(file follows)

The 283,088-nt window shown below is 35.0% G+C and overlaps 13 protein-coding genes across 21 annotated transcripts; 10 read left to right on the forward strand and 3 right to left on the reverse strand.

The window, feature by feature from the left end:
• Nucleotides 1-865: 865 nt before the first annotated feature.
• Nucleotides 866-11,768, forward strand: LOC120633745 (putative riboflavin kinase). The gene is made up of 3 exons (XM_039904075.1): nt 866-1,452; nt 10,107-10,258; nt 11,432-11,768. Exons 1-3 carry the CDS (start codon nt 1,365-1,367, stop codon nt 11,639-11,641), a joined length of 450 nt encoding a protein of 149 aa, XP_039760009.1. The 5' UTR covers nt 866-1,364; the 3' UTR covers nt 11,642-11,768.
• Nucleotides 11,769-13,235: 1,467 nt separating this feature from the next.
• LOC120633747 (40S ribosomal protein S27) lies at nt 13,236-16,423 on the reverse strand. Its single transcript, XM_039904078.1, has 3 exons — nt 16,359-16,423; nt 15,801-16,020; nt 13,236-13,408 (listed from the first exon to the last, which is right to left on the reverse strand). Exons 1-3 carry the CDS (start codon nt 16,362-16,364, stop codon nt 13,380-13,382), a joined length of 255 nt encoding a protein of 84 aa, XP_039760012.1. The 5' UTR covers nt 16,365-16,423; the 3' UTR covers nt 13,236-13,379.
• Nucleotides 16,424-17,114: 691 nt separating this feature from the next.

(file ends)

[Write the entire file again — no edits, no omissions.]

The 283,088-nt window shown below is 35.0% G+C and overlaps 13 protein-coding genes across 21 annotated transcripts; 10 read left to right on the forward strand and 3 right to left on the reverse strand.

The window, feature by feature from the left end:
• Nucleotides 1-865: 865 nt before the first annotated feature.
• Nucleotides 866-11,768, forward strand: LOC120633745 (putative riboflavin kinase). The gene is made up of 3 exons (XM_039904075.1): nt 866-1,452; nt 10,107-10,258; nt 11,432-11,768. Exons 1-3 carry the CDS (start codon nt 1,365-1,367, stop codon nt 11,639-11,641), a joined length of 450 nt encoding a protein of 149 aa, XP_039760009.1. The 5' UTR covers nt 866-1,364; the 3' UTR covers nt 11,642-11,768.
• Nucleotides 11,769-13,235: 1,467 nt separating this feature from the next.
• LOC120633747 (40S ribosomal protein S27) lies at nt 13,236-16,423 on the reverse strand. Its single transcript, XM_039904078.1, has 3 exons — nt 16,359-16,423; nt 15,801-16,020; nt 13,236-13,408 (listed from the first exon to the last, which is right to left on the reverse strand). Exons 1-3 carry the CDS (start codon nt 16,362-16,364, stop codon nt 13,380-13,382), a joined length of 255 nt encoding a protein of 84 aa, XP_039760012.1. The 5' UTR covers nt 16,365-16,423; the 3' UTR covers nt 13,236-13,379.
• Nucleotides 16,424-17,114: 691 nt separating this feature from the next.